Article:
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Saving What Is Left of Early Childhood


By Esther Nguyen

On March 19, 2020, California implemented a Stay Home order forcing most non-essential businesses to close. Faced with tremendous uncertainty, additional burdens, and concern over safety, almost one in four licensed child care providers closed. The California Department of Social Services (CDSS) estimates more than 2,400 providers are permanently lost. Despite this bleak forecast, early childhood providers continue to prove their role in supporting families is indispensable. They are the essential workers to essential workers. Supporting them through this pandemic is critical to any economic recovery.

Catherine Scott, a Long Beach home-based provider, chose to stay open during the pandemic. This was because unlike most, she was able to maintain her enrollment numbers and keep her two full-time staff members. However, the beginning stages of the shutdown were not met without other challenges for Catherine. At first, she was unable to access her usual staple goods, such as healthy snacks and cleaning supplies, for her program. Shelves were bare and childcare providers were not initially listed as eligible for reserve stockpiles in stores. Before there was any state or local assistance, Catherine and other family child care home (FCCH) providers in her area banded together and created a Facebook group to barter and trade supplies.

Emergency supplies were later made available through CDSS, which were distributed quickly and efficiently largely through the Research and Referral Network (R&R) and local R&R agencies. Various counties, cities, and other agencies that support early learning and care (ELC) programs also developed additional forms of assistance and/or supported with supply distribution. The initiative and collaboration in this effort was truly a bright spot in the COVID-19 rapid response effort. However, in part, due to early childhood not being one centralized system, streamlining information is challenging. Having knowledge of the latest developments and opportunities for support often depends on providers being connected to some sort of early childhood network. Now that some resources are available, Catherine relies on weekly distributions from the Mayor’s Fund for Education — COVID-19 Response, a City of Long Beach program that distributes diapers, masks, sanitizer, educational toys, and more. Catherine says these supports are critical for her, and being part of the Long Beach Child Care Network and Quality Start Los Angeles are key to keeping her aware of updates to safety protocols and regulations, and available resources.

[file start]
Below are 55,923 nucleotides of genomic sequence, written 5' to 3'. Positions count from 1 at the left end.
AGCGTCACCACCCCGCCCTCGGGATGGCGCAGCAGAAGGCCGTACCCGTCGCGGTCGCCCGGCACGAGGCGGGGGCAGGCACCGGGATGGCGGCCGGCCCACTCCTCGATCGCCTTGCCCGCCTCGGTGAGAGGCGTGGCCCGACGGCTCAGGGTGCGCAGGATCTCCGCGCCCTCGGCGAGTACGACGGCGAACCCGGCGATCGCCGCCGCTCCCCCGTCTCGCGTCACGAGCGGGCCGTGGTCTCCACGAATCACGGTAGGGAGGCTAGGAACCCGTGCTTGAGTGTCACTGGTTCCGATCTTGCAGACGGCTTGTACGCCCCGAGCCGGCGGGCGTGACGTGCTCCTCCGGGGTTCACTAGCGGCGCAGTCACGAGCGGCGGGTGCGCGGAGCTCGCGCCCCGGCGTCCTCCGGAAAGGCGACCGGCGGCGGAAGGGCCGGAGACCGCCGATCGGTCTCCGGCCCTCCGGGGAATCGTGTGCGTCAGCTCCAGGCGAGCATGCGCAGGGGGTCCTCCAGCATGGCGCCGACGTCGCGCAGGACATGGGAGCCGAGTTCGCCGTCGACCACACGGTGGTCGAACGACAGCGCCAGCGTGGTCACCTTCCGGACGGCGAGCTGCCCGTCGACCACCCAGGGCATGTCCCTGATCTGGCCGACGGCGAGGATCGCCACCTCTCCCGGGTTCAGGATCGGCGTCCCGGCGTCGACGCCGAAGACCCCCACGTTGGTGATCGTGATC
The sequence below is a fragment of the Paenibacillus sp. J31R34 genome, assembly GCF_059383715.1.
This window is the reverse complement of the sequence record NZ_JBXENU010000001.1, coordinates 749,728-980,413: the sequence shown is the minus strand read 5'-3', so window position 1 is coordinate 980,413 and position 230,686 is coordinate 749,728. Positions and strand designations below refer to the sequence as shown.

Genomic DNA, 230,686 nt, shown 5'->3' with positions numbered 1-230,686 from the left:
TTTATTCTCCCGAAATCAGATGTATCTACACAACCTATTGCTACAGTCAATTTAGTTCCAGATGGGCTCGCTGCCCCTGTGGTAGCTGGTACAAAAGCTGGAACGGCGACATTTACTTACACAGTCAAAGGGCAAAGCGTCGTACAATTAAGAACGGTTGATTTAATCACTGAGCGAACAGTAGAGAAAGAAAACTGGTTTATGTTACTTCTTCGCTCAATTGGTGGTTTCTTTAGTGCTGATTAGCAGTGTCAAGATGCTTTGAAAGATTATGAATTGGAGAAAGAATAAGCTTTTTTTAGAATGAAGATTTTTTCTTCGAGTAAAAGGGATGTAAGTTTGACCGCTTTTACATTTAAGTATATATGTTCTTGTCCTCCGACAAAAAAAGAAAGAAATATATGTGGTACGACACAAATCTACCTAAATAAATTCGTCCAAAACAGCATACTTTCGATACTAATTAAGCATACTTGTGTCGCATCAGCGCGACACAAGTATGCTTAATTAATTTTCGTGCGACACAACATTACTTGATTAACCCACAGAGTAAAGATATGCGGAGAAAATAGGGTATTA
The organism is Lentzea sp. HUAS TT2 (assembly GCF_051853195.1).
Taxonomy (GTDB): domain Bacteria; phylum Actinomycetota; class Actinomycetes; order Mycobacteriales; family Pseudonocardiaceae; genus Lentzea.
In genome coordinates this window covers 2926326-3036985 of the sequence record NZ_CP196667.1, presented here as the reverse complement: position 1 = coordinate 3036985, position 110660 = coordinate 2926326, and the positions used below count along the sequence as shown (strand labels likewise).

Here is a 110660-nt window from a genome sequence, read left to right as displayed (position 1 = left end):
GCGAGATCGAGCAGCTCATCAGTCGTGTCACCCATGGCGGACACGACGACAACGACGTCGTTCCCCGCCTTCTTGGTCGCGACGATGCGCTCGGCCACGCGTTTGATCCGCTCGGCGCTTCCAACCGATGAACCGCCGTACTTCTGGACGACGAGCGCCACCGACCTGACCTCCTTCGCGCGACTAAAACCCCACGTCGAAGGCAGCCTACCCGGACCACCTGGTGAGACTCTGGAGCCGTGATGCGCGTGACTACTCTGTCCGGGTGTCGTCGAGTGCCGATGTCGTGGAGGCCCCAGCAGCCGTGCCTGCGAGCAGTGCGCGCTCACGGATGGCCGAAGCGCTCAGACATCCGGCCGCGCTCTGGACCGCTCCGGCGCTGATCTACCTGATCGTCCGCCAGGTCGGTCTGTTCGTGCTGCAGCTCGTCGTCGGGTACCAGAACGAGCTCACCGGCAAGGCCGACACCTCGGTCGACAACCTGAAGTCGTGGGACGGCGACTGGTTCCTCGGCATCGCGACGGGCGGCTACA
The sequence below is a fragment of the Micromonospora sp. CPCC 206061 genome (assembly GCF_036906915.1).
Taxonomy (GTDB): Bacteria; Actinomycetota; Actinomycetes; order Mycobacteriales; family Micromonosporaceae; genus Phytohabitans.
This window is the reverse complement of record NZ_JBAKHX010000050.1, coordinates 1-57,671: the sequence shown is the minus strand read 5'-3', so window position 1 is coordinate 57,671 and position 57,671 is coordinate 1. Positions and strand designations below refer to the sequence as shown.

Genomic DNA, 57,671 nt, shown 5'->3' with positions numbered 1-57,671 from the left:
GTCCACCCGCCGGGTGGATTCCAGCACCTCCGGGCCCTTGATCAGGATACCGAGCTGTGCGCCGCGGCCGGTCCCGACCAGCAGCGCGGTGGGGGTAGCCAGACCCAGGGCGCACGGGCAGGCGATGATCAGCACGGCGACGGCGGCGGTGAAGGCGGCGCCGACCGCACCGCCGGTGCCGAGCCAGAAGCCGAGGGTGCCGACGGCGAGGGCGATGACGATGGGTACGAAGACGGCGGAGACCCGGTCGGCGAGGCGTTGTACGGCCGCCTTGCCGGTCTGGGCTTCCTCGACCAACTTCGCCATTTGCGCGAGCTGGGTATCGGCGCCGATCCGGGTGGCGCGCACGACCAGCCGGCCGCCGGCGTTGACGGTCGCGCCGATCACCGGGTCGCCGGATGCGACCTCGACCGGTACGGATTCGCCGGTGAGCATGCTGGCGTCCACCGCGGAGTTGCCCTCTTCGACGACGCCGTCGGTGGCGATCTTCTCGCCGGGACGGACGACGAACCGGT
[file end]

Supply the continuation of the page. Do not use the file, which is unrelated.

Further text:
While the leadership of local government agencies and community-based organizations is critical, the compounding effects of decades of scarce funding and an overall disconnected system has left the early childhood field especially vulnerable to the pandemic. Without increased and targeted supports to reach providers in high need communities—particularly family child care homes and family, friends, and neighbors (FFN)—there might not be a coming back from this crisis. It will be critical to explore how we can support these providers to sustain and return. The latest COVID-19 pandemic relief package is set to provide $1 billion in funding to ELC for California, however, that amount falls short of the funding requested in two bills that were passed in the House over the summer. While the country awaits a new president and a promised plan from the Biden administration for a third round of federal relief, California can take important leadership.

Providers like Catherine need:

  1. State and local leaders to build on the past success of quick and efficient distribution of supplies through partnerships between CDSS, the R&R Network, local R&R agencies, and other partners to ensure all ELC providers are reached, particularly in highest need communities.
  2. Ongoing surveying of centers, family child care homes (FCCH), and family friends and neighbors (FFN) to assess their connection to an early childhood network and guide targeted outreach to ensure all providers are engaged, connected, and supported.
  3. Resources dedicated to increasing the capacity of agencies that support ELC providers, particularly those:
  4. in highest need communities;
  5. not connected to an early childhood network or support structure; and
  6. who need support to reopen their programs.

Advancement Project California launched our early learning and care blog series to show how California has the opportunity to take bold steps to build an early learning and care system that addresses the foundations of systemic racism, racial equity, and economic justice. Read more below, and check back daily through January 29th for new updates.